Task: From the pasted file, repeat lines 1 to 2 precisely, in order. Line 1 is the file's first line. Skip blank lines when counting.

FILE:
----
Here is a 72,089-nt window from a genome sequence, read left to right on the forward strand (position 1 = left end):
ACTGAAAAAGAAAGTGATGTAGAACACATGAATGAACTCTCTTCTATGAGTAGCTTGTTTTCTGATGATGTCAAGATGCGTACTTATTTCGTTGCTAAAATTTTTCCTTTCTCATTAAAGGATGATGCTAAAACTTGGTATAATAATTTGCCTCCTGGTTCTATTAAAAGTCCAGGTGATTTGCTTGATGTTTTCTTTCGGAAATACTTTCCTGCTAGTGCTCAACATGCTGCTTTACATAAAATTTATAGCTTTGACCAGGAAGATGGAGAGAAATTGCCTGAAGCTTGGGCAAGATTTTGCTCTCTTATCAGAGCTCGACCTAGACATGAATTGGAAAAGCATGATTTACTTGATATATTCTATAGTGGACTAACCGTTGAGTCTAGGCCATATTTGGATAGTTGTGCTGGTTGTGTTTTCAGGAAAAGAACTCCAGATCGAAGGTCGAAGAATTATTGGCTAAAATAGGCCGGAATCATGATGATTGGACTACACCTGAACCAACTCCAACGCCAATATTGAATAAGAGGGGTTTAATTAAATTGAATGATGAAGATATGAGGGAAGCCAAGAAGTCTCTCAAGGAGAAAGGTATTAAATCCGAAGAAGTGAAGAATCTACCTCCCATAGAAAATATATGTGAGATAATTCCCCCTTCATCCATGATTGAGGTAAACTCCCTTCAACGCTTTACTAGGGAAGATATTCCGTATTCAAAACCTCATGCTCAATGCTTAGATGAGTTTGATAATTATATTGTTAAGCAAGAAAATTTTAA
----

Here is a 72,089-nt window from a genome sequence, read left to right on the forward strand (position 1 = left end):
ACTGAAAAAGAAAGTGATGTAGAACACATGAATGAACTCTCTTCTATGAGTAGCTTGTTTTCTGATGATGTCAAGATGCGTACTTATTTCGTTGCTAAAATTTTTCCTTTCTCATTAAAGGATGATGCTAAAACTTGGTATAATAATTTGCCTCCTGGTTCTATTAAAAGTCCAGGTGATTTGCTTGATGTTTTCTTTCGGAAATACTTTCCTGCTAGTGCTCAACATGCTGCTTTACATAAAATTTATAGCTTTGACCAGGAAGATGGAGAGAAATTGCCTGAAGCTTGGGCAAGATTTTGCTCTCTTATCAGAGCTCGACCTAGACATGAATTGGAAAAGCATGATTTACTTGATATATTCTATAGTGGACTAACCGTTGAGTCTAGGCCATATTTGGATAGTTGTGCTGGTTGTGTTTTCAGGAAAAGAACTCCAGATCGAAGGTCGAAGAATTATTGGCTAAAATAGGCCGGAATCATGATGATTGGACTACACCTGAACCAACTCCAACGCCAATATTGAATAAGAGGGGTTTAATTAAATTGAATGATGAAGATATGAGGGAAGCCAAGAAGTCTCTCAAGGAGAAAGGTATTAAATCCGAAGAAGTGAAGAATCTACCTCCCATAGAAAATATATGTGAGATAATTCCCCCTTCATCCATGATTGAGGTAAACTCCCTTCAACGCTTTACTAGGGAAGATATTCCGTATTCAAAACCTCATGCTCAATGCTTAGATGAGTTTGATAATTATATTGTTAAGCAAGAAAATTTTAA